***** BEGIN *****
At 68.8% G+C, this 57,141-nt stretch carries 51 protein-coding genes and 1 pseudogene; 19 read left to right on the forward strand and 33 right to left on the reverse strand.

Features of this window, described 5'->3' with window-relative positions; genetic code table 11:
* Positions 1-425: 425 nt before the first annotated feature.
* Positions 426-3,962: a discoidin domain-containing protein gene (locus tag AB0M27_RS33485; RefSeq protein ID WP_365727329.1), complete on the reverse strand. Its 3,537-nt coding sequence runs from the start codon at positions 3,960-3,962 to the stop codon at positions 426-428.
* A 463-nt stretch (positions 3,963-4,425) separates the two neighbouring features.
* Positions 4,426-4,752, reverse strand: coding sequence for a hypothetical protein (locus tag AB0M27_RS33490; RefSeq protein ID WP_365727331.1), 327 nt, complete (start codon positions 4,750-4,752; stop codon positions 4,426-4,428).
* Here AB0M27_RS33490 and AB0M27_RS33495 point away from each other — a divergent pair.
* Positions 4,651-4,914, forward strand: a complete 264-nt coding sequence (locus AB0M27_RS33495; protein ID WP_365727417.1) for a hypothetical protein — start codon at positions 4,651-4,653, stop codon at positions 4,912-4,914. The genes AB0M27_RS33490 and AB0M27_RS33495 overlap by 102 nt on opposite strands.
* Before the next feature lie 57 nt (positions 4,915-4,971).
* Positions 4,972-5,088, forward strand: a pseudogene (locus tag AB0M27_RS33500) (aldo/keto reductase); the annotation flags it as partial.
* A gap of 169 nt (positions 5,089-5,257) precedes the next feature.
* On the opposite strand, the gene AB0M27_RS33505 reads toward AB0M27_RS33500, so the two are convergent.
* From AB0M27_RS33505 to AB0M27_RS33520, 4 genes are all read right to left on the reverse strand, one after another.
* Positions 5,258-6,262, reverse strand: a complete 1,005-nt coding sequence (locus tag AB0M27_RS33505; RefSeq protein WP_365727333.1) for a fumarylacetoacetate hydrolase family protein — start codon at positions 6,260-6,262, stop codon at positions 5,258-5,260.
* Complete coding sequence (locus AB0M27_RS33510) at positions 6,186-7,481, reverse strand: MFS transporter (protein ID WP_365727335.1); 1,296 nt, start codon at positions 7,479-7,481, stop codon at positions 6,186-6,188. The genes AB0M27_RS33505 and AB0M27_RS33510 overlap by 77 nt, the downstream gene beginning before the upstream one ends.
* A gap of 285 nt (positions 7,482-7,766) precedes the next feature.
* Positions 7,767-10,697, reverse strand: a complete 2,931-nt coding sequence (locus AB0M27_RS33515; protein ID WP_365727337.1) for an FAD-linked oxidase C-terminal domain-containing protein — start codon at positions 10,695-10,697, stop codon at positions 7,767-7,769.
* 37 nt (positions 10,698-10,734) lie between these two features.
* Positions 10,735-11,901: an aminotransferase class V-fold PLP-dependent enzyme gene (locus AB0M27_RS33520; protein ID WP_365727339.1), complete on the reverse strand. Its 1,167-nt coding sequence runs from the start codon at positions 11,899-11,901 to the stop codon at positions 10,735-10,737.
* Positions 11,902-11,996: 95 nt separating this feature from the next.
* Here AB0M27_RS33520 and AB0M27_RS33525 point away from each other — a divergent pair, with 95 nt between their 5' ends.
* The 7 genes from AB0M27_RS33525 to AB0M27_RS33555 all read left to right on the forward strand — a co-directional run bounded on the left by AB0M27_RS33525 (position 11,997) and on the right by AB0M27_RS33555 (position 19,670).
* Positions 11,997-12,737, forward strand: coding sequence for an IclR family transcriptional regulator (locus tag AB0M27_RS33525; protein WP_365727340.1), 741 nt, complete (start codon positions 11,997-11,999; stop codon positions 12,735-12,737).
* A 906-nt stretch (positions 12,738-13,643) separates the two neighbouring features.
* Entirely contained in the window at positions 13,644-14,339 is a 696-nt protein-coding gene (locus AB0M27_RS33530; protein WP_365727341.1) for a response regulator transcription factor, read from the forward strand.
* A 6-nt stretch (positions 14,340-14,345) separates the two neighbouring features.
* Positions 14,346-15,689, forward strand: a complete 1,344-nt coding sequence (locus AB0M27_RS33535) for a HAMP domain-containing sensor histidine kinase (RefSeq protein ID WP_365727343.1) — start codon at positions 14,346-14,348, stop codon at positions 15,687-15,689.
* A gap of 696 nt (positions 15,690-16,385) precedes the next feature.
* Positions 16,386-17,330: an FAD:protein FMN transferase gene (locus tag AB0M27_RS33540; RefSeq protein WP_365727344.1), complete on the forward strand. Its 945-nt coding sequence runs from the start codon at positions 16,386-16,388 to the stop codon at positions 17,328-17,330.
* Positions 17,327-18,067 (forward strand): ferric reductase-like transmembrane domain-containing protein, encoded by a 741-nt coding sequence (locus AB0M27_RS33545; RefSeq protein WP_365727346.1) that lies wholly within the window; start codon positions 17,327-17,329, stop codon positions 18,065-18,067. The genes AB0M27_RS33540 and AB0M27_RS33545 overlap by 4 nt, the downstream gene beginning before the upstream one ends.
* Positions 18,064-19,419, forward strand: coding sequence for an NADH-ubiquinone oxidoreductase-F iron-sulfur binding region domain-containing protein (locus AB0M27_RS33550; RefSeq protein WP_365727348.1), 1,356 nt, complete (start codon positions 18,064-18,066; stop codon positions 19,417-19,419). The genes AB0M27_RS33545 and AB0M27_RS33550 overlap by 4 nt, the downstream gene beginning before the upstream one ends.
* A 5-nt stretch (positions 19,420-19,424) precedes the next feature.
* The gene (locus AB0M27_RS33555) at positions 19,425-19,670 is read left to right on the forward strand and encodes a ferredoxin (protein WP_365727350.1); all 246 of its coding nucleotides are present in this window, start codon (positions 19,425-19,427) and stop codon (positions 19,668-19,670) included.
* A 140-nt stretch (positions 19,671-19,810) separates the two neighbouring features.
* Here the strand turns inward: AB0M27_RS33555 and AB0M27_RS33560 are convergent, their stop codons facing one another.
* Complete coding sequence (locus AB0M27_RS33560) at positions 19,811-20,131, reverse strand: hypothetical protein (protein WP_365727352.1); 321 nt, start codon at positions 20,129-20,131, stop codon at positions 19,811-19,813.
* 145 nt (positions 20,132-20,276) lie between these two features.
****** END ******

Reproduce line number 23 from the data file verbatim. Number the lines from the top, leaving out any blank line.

* Positions 11,997-12,737, forward strand: coding sequence for an IclR family transcriptional regulator (locus tag AB0M27_RS33525; protein WP_365727340.1), 741 nt, complete (start codon positions 11,997-11,999; stop codon positions 12,735-12,737).